Every year, when the raspberries ripened around the first of July, we’d say, “Where’s that Raspberry Cheesecake Parfait recipe?” Since it was the old days, the early ’90s before the Internet, that meant searching through a huge stack of Cooking Light magazines until we found it. Liza, having much less to do than I and forever the Martha Stewart, thought it made sense to preserve her favorite recipes in a self-adhesive photo album. We photocopied only her besties to make Cook ‘Til You Drop.

From that time on, Liza has always kept a personal recipe book. Perhaps it’s a reason why Eliza Hartley in the Kitchenshe is a fabulous cook today.

Here are two summer favorites from Cook ‘Til You Drop:

Your thoughts: Did you cook as a kid? Do you cook with your kids? What do you make?

Adorkable Easter Appetizers

Easter Appetizers Deviled EggsA lot of people ask me, Mary, do you make adorkable appetizers for every holiday? I say, not really, but if I do make anything, I make these. I like my appetizers to be wholesome, easy, attention-getting, and appealing to kids. Besides, my traffic spiked traffic to 10,000 hits a day because of those Strawberry Santas at Christmas. The people have spoken. Adorkable appetizers it is! Click on the links for “how-to” recipe information.

 

Eggy Chicks, Roosters and Bunnies

File these appetizers under “What to Do with the Hard-cooked Eggs.” The deviled Easter egg chicks (above) are my favorite and the no-devil roosters and happy-face chicks are easy enough to make, but the deviled bunnies are scary to me; however, I’ve seen worse. Rachel Ray shows how to make the deviled egg chicks.

Easter no devil Easter roostersEaster Bunny_deviled_eggs_Lg (1)

Raw Vegetables Appetizers Kids will Eat Easter Potted CarrotsEaster Appetizers Smurf Mushrooms

Rule number one: kids love to dip. I love these Potted Carrots and Dip from Toys in the Dryer and the Smurfy Radish Mushrooms from The Paper Pony. Easy-peasy-lemon-squeezy.

Easter Appetizers Chick Breadeaster_chickbunsEaster Chick Buns

Granted, making bread is a lot harder than boiling an egg, but how sweet are these little chick rolls?  Grandma’s Kitchen shows you how.

 

Scary Bunnies

Tell me if this pear bunny doesn’t look like a rat? The recipe is from my childhood cookbook and it still creeps me out.

Easter Pear Bunny Image_2Easter_ betty_crocker_boys_and_girls-thumb-250x343Easter bunny_salad-thumb-500x671

Your thoughts: Do you see adorkable Easter appies in your near future?

Adorkable Christmas Appetizers

Black Olive Penguin
To minimize my calorie intake from holiday appetizers, I make appies that are almost too cute to eat. Not that they aren’t delicious and nutritious (and low in calories), I simply want to keep them around a little longer. This year, I plan to reintroduce the penguins that were such a hit in 2011 – plus two more appies that are more about fun than food. All are are quick and easy enough for a slacker like me!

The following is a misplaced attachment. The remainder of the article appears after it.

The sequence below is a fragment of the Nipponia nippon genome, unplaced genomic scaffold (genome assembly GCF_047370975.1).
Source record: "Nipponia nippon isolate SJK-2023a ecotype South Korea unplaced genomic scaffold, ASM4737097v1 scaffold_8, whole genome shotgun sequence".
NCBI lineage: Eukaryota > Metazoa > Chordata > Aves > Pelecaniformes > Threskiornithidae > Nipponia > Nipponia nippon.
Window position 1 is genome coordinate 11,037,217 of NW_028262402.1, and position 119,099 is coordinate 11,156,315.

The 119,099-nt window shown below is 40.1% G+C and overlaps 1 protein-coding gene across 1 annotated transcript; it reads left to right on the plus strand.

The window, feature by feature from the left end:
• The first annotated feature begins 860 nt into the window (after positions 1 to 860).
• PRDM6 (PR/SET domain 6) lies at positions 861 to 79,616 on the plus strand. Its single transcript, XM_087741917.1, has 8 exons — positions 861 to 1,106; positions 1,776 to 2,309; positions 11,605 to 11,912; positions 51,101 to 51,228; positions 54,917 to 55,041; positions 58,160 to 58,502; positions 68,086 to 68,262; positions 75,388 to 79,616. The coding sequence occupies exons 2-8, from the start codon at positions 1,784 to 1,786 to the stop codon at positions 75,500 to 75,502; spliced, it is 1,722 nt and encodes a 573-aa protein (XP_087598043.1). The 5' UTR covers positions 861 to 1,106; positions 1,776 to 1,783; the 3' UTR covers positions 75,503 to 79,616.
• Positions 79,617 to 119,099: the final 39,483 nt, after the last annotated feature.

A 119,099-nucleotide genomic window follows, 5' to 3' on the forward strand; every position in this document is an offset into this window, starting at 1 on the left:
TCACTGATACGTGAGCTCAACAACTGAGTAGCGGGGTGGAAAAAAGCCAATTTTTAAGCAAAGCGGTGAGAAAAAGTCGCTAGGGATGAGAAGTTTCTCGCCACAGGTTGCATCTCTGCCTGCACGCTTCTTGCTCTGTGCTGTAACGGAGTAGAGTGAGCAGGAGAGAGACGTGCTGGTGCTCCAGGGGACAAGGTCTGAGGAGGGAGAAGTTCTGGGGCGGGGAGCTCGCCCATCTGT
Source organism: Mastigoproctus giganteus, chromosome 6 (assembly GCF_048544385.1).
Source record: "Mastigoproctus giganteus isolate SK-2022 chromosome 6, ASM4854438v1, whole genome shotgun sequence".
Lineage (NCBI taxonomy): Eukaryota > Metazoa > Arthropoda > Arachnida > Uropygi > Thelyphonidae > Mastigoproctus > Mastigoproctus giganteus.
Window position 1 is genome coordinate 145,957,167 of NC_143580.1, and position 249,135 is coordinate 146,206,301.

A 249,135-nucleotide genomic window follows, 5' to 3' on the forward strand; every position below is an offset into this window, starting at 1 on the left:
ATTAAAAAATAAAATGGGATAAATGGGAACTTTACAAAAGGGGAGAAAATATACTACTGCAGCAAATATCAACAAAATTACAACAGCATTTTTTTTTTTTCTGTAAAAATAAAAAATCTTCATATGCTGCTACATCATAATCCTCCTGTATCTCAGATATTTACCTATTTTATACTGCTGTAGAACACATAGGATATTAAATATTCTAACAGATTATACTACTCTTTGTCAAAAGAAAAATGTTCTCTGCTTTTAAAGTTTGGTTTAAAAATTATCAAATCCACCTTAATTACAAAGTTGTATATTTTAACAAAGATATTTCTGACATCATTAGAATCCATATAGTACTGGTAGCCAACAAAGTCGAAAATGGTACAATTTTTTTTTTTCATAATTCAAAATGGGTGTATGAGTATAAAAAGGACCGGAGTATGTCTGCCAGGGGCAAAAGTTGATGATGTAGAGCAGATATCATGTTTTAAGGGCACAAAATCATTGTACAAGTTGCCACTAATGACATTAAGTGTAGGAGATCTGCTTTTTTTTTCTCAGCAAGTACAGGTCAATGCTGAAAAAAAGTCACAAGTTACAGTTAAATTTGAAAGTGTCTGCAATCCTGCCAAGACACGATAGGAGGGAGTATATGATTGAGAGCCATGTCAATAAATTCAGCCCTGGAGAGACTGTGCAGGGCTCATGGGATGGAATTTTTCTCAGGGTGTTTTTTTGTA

It’s Beginning to Look a Lot Like Pinterest…

Pinterest is a great place to find photos of creative recipes. Here are the Pinterest pages for my favorite holiday appetizers, Penguin Appetizers, Strawberry Santas, and Cheese Reindeer. So many pictures! Modern living – you must open the links.

Penguin Appetizers

My Penguin Appetizers, 2011

Originally from the blog FoodieWithFamily.com, these super cute cream cheese-filled black olive penguins are the hit of every party. AND, they have only four ingredients – olives, cream cheese, carrot, and green onions – and the toothpicks that hold them together.  I like my penguins to ice skate on a silver tray. See the recipe for Black Olive Penguins.

Strawberry Santas  

Strawberry Santas

Popular on Pinterest with only four ingredients again – large strawberries, cream cheese, powdered sugar, and vanilla – the chocolate sprinkle or seed eyes are optional. This recipe is oh so no work. Check out the Strawberry Santas from JustAPinch.com.

Cheese Reindeer

Reindeer Appetizers

This easy appetizer is – again – (I didn’t plan this) made with only four ingredients – a Laughing Cow cheese wedge, pretzels, olive, and red pepper, so its creator says. As for me, I think the nose is a maraschino cherry and there are more chocolate sprinkles for the eyes. Here’s the recipe for Cheese Reindeer from CuteFoodForKids.com.

Your thoughts: Do you have a cute Christmas recipe for a slacker to pass along?

Pie from The Automat

I am still working my way through the sugar pumpkins I bought – cheap – after Halloween. They are stored on the fire escape and I have to eat them before the hard freeze.

Yesterday, I made a Pumpkin Pie that is worthy of a recommendation. The recipe is authentic from Horn & Hardart’s Automat, a fixture in New York City, opened in 1912 to flourish in branches for the next 50 years. Drop a nickel in a slot, open the door, and pull out your dish. Sandwiches, hot dishes, and desserts – lunch for office workers and tourists.

The Pumpkin Pie recipe is a take-away from an exhibit at the New York Public Library, Lunch Hour NYC, through February 17, 2013 at Fifth Avenue and 42nd Street. Drawing on materials from throughout the Library, the exhibit looks back at more than a century of New York City lunches, exploring the ways in which New York City—work-obsessed and time-obsessed—reinvented lunch. But honestly, Lunch Hour NYC, the online exhibition is really good too. Dig deep because there’s a lot there.

PUMPKIN PIE (from Horn & Hardart’s Automat)
2 cups of cooked pumpkin (mashed)
¾ tbsp. salt (I used less)
1 can (14 ½ fl. oz) evaporated milk
2 eggs
¾ cup sugar
1 tbsp. butter, melted
1 tsp. cinnamon
¼ tsp. ginger
¼ tsp. nutmeg

Heat over to 425o
Beat all ingredients together with a rotary beater or wire whisk. Pour into a pastry-lined 9-inch pan.
Bake 40-45 minutes. Insert a silver knife into the filling about one inch from the side of the pan. If the knife comes out clean, the filling is done.

Watch “The Automat” scenes from THAT TOUCH OF MINK (1962) with Doris Day, Cary Grant, Gig Young, and Audrey Meadows.

Your thoughts: Have you been to The Automat? Tell us about it.